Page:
Queer Places:
University of Cambridge, 4 Mill Ln, Cambridge CB2 1RZ
Kitlands, Coldharbour, Dorking RH5 6HQ, UK
Christ Church Churchyard Coldharbour, Mole Valley District, Surrey, England

Portrait of Douglas Denon Heath of Kitlands, Holmwood, Surrey, England 1811-1897Douglas Denon Heath (January 6, 1811 – September 25, 1897) was an English barrister and judge, known also as a literary editor, classical scholar and writer on physics. He was part of the Cambridge Apostles.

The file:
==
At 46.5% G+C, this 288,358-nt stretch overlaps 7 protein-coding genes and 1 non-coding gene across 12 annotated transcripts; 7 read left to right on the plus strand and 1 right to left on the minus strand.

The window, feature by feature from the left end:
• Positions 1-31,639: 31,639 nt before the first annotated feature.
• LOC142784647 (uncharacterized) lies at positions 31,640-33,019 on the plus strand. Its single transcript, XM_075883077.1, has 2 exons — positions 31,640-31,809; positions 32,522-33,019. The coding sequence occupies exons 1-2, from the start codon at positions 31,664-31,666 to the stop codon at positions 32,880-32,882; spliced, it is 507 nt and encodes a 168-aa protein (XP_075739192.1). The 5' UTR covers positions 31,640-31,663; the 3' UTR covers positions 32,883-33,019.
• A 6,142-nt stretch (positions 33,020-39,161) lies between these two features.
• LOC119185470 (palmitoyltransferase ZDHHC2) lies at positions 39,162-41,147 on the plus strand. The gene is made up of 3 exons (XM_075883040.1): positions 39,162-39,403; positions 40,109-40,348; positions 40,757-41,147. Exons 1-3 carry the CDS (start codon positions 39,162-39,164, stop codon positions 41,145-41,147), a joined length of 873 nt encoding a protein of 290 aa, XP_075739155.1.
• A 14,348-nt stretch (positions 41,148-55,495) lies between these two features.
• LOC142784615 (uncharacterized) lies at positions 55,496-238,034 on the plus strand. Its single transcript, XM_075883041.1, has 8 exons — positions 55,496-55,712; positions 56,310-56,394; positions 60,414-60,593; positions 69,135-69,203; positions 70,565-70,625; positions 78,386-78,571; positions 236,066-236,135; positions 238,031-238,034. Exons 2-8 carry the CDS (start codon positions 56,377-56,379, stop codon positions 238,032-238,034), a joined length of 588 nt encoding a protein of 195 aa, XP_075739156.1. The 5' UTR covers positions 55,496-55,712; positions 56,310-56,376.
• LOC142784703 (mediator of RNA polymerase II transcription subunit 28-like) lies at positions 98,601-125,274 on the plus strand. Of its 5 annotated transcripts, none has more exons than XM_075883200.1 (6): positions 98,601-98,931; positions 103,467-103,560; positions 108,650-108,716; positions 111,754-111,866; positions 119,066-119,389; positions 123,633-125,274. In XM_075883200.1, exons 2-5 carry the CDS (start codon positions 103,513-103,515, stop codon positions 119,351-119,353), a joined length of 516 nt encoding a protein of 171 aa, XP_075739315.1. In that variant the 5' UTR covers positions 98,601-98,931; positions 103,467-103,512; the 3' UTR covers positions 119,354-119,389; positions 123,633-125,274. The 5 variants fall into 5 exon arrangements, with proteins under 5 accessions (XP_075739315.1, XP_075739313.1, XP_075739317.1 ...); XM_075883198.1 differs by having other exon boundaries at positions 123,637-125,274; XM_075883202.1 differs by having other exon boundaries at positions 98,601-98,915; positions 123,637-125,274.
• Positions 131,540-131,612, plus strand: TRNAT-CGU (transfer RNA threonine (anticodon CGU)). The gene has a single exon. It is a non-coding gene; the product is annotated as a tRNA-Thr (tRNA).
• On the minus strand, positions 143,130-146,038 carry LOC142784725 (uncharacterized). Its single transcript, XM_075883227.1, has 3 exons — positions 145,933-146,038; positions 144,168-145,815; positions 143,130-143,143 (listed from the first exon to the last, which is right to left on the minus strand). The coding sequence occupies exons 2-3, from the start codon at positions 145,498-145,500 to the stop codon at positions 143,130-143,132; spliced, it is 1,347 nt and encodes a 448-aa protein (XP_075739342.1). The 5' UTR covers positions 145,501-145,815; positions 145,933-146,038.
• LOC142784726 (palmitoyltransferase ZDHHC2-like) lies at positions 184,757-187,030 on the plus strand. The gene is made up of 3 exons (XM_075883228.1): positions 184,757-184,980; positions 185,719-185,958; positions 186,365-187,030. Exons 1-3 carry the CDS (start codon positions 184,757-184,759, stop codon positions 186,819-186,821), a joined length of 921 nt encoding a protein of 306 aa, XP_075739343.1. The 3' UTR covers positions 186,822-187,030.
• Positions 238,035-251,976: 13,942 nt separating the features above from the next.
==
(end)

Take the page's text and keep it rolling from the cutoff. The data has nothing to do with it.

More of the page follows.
The second son of George Heath, serjeant-at-law and son of James Heath the engraver, and Anne Raymond Dunbar, he was born in Chancery Lane, London, on 6 January 1811, younger brother of John Moore Heath,[1] and the older brother of Dunbar Isidore Heath,[2] and Leopold Heath. After school at Greenwich, he spent most of 1826-7 with friends of his father's in France, including his godfather Vivant Denon. He went into residence at Trinity College, Cambridge, in October 1828, and read for a year with Henry Malden. Among his Cambridge friends was James Spedding, with whom he visited William Wordsworth and Alfred Tennyson. Heath obtained a scholarship at Trinity on 23 April 1830, and two years later graduated senior wrangler, and took the first Smith's prize. In the classical tripos of the same year (1832) he was placed ninth in the first class, in a strong year. He was elected to a Trinity fellowship on 2 October 1832.[3][4] Heath entered the Inner Temple, and was called to the bar in 1835. In 1838 his father gained him the reversion of his own post as county clerk of Middlesex. In 1846 the courts of the county clerk were abolished; Heath declined to retire on full salary, and took on the work of a county court judge in the Bloomsbury district.[3] On his father's death in 1852, Heath became owner of Kitlands, a small estate near Leith Hill, Surrey. He resided there, and Tennyson, Spedding, and William Hepworth Thompson visited. Marianne North painted at Kitlands for the collection at Kew Gardens.[3] Heath was one of the founders and benefactors of the Surrey county school at Cranleigh. He died unmarried at Kitlands on 25 September 1897, and was buried in Coldharbour churchyard.[3] One of the early Cambridge Apostles, he was the last survivor of that group.[5]

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